As members were sharing their thoughts and concerns, I took some liberty and looked out at the many faces that filled the Hall. Certainly, I was paying attention to what was being said, be assured of that. However, looking out at this, my parish family, I felt such an overwhelming sense of pride, of happiness and a love that is so rare and special.

My friends, we did ourselves proud. We accomplished much, we focused our attention to the work that was before us, we ate our fill and we left the Hall in probably better condition than when we started. Truly in good ol’ St. Nicholas style and fashion, we did it right and we did it our way!

To everyone…you are forever in my prayers and always in my heart.

Blessings to one and all, and a million times over…thank you.

Amen.

-Manny

manny@stnicholasepiscopal.org

Manny

Father Manny150

Vicar’s Corner: The World Waits

It is a pure joy and honor to be gifted the opportunity to experience the culture and beauty of another country. I had been to Mexico once before and fell in love with the people, the atmosphere and the absolute wonders of the countryside. The rainbow of colors of the plants and flowers; it’s almost too much. As if God and nature just lost control and threw it all out there without any rhyme or reason but only to see just how many colors they could create. Such vibrancy; it would be understandable were someone to say it is overwhelming. I have to admit; I was beginning to believe that our cold, upper Midwestern winters had somehow muted my sense of sight, (could it be that I’m simply getting older?) These colors are unlike anything I’ve seen before. Then again, in time and due season, I shall savor our spring flowers and take in the beauty and bold, blood red of a blooming rose or the bursts of purple, orange and yellow of a climbing clematis. And I will gaze at our St. Nicholas gardens come late summer and early autumn and marvel at the beauty of the mums and the awesome display of hues and shades and I’ll swear I’ve not seen colors such as these.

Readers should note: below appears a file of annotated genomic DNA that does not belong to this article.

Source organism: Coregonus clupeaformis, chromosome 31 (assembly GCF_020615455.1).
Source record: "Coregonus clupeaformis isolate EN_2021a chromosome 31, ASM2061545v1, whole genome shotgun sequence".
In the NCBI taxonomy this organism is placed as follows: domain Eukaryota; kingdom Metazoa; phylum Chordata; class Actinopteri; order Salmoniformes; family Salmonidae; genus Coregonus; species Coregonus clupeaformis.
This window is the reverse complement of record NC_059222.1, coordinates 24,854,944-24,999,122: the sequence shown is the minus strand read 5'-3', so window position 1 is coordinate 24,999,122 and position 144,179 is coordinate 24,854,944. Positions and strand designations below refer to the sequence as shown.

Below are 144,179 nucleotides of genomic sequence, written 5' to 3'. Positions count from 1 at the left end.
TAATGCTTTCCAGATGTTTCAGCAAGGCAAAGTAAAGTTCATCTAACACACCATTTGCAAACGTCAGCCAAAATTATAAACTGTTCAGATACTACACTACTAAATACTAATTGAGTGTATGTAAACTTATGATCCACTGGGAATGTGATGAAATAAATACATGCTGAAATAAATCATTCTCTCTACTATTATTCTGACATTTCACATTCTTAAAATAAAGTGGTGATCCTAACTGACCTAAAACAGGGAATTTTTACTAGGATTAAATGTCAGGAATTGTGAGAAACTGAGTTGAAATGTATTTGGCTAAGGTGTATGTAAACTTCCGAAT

Yes: all things in due time and all things have a season. As a Church, we remain in the season of Advent. We are about to enter the fourth and final week of this holy season. This weekend we light the last of our four candles. The entire wreath will glow and the feast of the Nativity will be that much closer. This glorious and joyful scene will be played out in every church that has an Advent wreath, in every house of worship that is waiting, anticipating and expecting the joyful news. Regardless where we are; whether in the warmth of Mexico or in the chill of the Midwest, we celebrate what is just, right and good and we do so with excitement and joy.

Perhaps it is because of my Michigan upbringing that Christmas, cold and snow are synonymous. They are supposed to go together, right? Not so in the tropic: for snow there is the sand that blows at will and the cold is the ice that gently slides down the frosted glasses. Still, we — the good people in Mexico, the good people in the north and all Christians the world over — await the birth of the Lord. We anticipate with excitement and glee the bells that will ring to herald the New Born King.

I read recently a quote of the Scottish playwright J.M. Barrie, something that seemed rather well-timed and which I’d like to share with you now: “God gave us memory so that we might have roses in December.” Ah yes, to recall the beauty of such as a rose in the bleak, cold midwinter truly gives our hearts and souls pause for joy and peace.

Yes, the world waits. Whether in the cold of the north or the balmy breezes of the south, we all await the birth of Jesus. To celebrate the anniversary of Jesus’ entry into our world just as we have been celebrating for over 2000 years. All things in due time and in their season.

manny@stnicholasepiscopal.org

Manny

Father Manny150